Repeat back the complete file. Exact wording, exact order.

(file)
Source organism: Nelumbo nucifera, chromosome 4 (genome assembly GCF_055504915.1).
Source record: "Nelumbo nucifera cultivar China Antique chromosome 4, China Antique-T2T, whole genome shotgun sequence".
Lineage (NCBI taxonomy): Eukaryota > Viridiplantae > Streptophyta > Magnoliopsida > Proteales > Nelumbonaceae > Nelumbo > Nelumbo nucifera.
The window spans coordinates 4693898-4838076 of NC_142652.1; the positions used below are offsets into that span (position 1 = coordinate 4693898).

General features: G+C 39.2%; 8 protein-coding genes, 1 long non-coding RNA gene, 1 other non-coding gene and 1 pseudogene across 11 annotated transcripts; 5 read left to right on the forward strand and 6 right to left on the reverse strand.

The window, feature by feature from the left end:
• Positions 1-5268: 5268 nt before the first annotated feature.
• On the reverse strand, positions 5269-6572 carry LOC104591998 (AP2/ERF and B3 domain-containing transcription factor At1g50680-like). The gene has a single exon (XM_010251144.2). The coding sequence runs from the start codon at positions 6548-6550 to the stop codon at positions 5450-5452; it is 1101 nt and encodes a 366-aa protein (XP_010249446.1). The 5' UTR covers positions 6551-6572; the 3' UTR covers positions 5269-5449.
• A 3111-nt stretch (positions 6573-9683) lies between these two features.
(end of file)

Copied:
Source organism: Nelumbo nucifera, chromosome 4 (genome assembly GCF_055504915.1).
Source record: "Nelumbo nucifera cultivar China Antique chromosome 4, China Antique-T2T, whole genome shotgun sequence".
Lineage (NCBI taxonomy): Eukaryota > Viridiplantae > Streptophyta > Magnoliopsida > Proteales > Nelumbonaceae > Nelumbo > Nelumbo nucifera.
The window spans coordinates 4693898-4838076 of NC_142652.1; the positions used below are offsets into that span (position 1 = coordinate 4693898).

General features: G+C 39.2%; 8 protein-coding genes, 1 long non-coding RNA gene, 1 other non-coding gene and 1 pseudogene across 11 annotated transcripts; 5 read left to right on the forward strand and 6 right to left on the reverse strand.

The window, feature by feature from the left end:
• Positions 1-5268: 5268 nt before the first annotated feature.
• On the reverse strand, positions 5269-6572 carry LOC104591998 (AP2/ERF and B3 domain-containing transcription factor At1g50680-like). The gene has a single exon (XM_010251144.2). The coding sequence runs from the start codon at positions 6548-6550 to the stop codon at positions 5450-5452; it is 1101 nt and encodes a 366-aa protein (XP_010249446.1). The 5' UTR covers positions 6551-6572; the 3' UTR covers positions 5269-5449.
• A 3111-nt stretch (positions 6573-9683) lies between these two features.